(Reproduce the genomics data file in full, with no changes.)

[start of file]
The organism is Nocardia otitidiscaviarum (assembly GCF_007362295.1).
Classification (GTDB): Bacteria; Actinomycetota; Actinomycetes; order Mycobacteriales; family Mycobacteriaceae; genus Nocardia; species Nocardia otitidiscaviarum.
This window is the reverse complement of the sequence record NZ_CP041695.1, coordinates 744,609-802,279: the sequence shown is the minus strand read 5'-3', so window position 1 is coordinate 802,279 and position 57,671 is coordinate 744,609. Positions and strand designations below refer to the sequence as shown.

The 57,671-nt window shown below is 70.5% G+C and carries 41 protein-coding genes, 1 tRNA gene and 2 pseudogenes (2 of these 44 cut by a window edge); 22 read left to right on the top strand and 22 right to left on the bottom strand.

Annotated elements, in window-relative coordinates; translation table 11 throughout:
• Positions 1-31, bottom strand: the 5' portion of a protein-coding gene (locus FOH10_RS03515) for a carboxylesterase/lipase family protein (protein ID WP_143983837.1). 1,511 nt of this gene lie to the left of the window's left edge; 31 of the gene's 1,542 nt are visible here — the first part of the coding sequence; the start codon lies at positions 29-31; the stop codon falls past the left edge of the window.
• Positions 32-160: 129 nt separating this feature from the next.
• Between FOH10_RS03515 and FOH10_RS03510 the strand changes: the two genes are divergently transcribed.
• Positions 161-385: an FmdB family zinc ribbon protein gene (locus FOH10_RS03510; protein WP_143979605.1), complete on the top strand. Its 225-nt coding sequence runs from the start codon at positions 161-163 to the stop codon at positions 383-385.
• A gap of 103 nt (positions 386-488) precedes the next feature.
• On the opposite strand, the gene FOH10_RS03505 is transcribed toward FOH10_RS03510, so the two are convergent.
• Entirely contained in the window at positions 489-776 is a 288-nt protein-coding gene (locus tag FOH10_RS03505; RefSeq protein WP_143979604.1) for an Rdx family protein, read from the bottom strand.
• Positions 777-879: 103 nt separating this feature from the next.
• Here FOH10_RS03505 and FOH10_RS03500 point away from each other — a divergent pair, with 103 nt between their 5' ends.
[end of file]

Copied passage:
The organism is Nocardia otitidiscaviarum (assembly GCF_007362295.1).
Classification (GTDB): Bacteria; Actinomycetota; Actinomycetes; order Mycobacteriales; family Mycobacteriaceae; genus Nocardia; species Nocardia otitidiscaviarum.
This window is the reverse complement of the sequence record NZ_CP041695.1, coordinates 744,609-802,279: the sequence shown is the minus strand read 5'-3', so window position 1 is coordinate 802,279 and position 57,671 is coordinate 744,609. Positions and strand designations below refer to the sequence as shown.

The 57,671-nt window shown below is 70.5% G+C and carries 41 protein-coding genes, 1 tRNA gene and 2 pseudogenes (2 of these 44 cut by a window edge); 22 read left to right on the top strand and 22 right to left on the bottom strand.

Annotated elements, in window-relative coordinates; translation table 11 throughout:
• Positions 1-31, bottom strand: the 5' portion of a protein-coding gene (locus FOH10_RS03515) for a carboxylesterase/lipase family protein (protein ID WP_143983837.1). 1,511 nt of this gene lie to the left of the window's left edge; 31 of the gene's 1,542 nt are visible here — the first part of the coding sequence; the start codon lies at positions 29-31; the stop codon falls past the left edge of the window.
• Positions 32-160: 129 nt separating this feature from the next.
• Between FOH10_RS03515 and FOH10_RS03510 the strand changes: the two genes are divergently transcribed.
• Positions 161-385: an FmdB family zinc ribbon protein gene (locus FOH10_RS03510; protein WP_143979605.1), complete on the top strand. Its 225-nt coding sequence runs from the start codon at positions 161-163 to the stop codon at positions 383-385.
• A gap of 103 nt (positions 386-488) precedes the next feature.
• On the opposite strand, the gene FOH10_RS03505 is transcribed toward FOH10_RS03510, so the two are convergent.
• Entirely contained in the window at positions 489-776 is a 288-nt protein-coding gene (locus tag FOH10_RS03505; RefSeq protein WP_143979604.1) for an Rdx family protein, read from the bottom strand.
• Positions 777-879: 103 nt separating this feature from the next.
• Here FOH10_RS03505 and FOH10_RS03500 point away from each other — a divergent pair, with 103 nt between their 5' ends.